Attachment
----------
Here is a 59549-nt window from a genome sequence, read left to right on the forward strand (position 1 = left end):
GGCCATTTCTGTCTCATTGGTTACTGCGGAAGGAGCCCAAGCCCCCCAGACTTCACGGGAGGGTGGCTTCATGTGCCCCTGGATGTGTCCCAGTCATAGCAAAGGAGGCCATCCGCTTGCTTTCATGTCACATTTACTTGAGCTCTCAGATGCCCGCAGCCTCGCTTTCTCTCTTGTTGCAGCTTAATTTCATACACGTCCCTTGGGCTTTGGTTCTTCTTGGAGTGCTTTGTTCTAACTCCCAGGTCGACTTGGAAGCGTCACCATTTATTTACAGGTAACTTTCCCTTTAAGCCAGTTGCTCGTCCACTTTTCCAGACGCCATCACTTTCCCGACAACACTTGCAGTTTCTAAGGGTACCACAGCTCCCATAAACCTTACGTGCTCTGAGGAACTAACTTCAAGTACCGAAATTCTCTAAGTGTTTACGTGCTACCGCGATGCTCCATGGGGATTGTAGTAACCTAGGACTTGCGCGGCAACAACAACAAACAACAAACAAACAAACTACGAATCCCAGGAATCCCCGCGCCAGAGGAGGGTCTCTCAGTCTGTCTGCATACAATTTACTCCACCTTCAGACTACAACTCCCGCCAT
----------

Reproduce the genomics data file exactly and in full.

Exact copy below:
Here is a 59549-nt window from a genome sequence, read left to right on the forward strand (position 1 = left end):
GGCCATTTCTGTCTCATTGGTTACTGCGGAAGGAGCCCAAGCCCCCCAGACTTCACGGGAGGGTGGCTTCATGTGCCCCTGGATGTGTCCCAGTCATAGCAAAGGAGGCCATCCGCTTGCTTTCATGTCACATTTACTTGAGCTCTCAGATGCCCGCAGCCTCGCTTTCTCTCTTGTTGCAGCTTAATTTCATACACGTCCCTTGGGCTTTGGTTCTTCTTGGAGTGCTTTGTTCTAACTCCCAGGTCGACTTGGAAGCGTCACCATTTATTTACAGGTAACTTTCCCTTTAAGCCAGTTGCTCGTCCACTTTTCCAGACGCCATCACTTTCCCGACAACACTTGCAGTTTCTAAGGGTACCACAGCTCCCATAAACCTTACGTGCTCTGAGGAACTAACTTCAAGTACCGAAATTCTCTAAGTGTTTACGTGCTACCGCGATGCTCCATGGGGATTGTAGTAACCTAGGACTTGCGCGGCAACAACAACAAACAACAAACAAACAAACTACGAATCCCAGGAATCCCCGCGCCAGAGGAGGGTCTCTCAGTCTGTCTGCATACAATTTACTCCACCTTCAGACTACAACTCCCGCCAT